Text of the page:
Elden Ring is a metaphor for current-day cinema
Last year’s newest video game hit by FromSoftware: Elden Ring, presents players worldwide with a dark fantasy full of metaphors built around gold and trees. The protagonist is aptly called The Tarnished, meaning a gold that has corroded to reveal a discolored dark underneath. The game world that the player is free to explore, is designed with verticality in mind, starting from the lush landscapes of the beautiful surface to the ethereal underground depths of rotted roots. On the surface, the giant Erdtree stands tall forever on the horizon, a symbolic parallel to the Norse tree of life named Yggdrasil. But as the intro of the game itself states, the falling leaves tell a story, and slowly this facade of a glowing golden tree burns away to reveal what secrets lie in the shadows beneath.
Unlike reality, death in Elden Ring is not a cosmic certainty. Due to a governing principle called the Golden Order, physical bodies may die but their souls evidently return back to the Erdtree, awaiting rebirth. What once was Destined Death has been subverted for a purpose greater than the player’s knowledge. What’s left of the dead are Remembrances — memories and powers of great lords and demigods now subsumed by the Erdtree. Though necromancy in life as we know it may pale in comparison, there has been an odd surge of resurrections in the world of cinema that feels just as unnatural as the fates of Elden Ring’s occupants. Recent blockbuster movies have had a habit of bringing back old actors and long-dead franchises for reboots, sequels, and nostalgic reminders of Hollywood’s heyday. It appears that the higher-ups of Hollywood long to bring back their golden age just as much as the Golden Order of Elden Ring wants to stay in control to bring back the time of their renown.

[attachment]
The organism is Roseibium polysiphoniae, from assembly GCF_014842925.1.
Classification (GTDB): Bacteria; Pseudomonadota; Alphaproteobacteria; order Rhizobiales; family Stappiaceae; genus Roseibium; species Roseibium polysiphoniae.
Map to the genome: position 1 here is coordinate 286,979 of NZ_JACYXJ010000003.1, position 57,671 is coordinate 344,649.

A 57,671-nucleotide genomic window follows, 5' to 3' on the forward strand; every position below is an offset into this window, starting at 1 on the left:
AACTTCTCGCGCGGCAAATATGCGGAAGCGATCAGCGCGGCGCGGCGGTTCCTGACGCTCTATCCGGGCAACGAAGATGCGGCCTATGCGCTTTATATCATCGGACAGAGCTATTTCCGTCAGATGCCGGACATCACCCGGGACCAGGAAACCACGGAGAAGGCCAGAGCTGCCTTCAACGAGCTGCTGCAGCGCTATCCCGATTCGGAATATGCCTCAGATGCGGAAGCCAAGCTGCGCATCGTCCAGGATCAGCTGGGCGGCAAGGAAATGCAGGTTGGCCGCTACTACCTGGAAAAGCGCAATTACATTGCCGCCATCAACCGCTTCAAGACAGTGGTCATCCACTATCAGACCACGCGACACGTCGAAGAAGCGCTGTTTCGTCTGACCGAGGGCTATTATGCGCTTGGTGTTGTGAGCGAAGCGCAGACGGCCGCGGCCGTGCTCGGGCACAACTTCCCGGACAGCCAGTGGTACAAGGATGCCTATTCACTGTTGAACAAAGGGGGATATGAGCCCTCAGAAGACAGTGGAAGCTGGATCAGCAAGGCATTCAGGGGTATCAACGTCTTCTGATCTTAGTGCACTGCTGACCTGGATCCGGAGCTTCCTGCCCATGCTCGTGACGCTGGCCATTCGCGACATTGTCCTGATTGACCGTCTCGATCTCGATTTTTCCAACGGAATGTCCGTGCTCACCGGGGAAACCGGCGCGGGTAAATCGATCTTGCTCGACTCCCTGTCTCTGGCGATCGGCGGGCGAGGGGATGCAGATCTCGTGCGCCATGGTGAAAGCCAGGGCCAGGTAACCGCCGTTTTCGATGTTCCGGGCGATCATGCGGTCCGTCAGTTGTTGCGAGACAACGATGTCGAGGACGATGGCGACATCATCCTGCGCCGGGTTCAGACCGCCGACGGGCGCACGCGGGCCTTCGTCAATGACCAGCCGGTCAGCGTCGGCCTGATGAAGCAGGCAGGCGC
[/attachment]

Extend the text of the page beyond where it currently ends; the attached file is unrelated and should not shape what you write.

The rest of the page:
How many new ideas and intellectual properties have been introduced compared with the previous two decades? Now, actors whose films ended ten to twenty years ago come back to reprise a role meant for a different time and audience. They regurgitate lines and fan-favorite quotes for a substantial paycheck, in exchange for character development and emotional continuity. They are often even given a fresh sheen of CGI makeup, to fool the flow of time. Overworking visual effects artists and assuming creative control, all these efforts are done by huge production companies in an attempt to provide a product that is consumable to the largest audience possible. They paint the visible surface as pretty as possible to hide the fact that there is nothing of substance underneath. What’s left is a cardboard cutout of Hollywood’s greatest hits, a faux gold that tries to replicate the beauty of past successes, but only ends up tarnished in hindsight. Their goal is no longer to create innovative art but to make something that’s marketable for the most amount of people, to please everyone and offend no one. They feign inclusivity by doing the bare minimum to appease the LGBT community, the Chinese market, and the feminist movement, without doing any foundational work that supports great stories.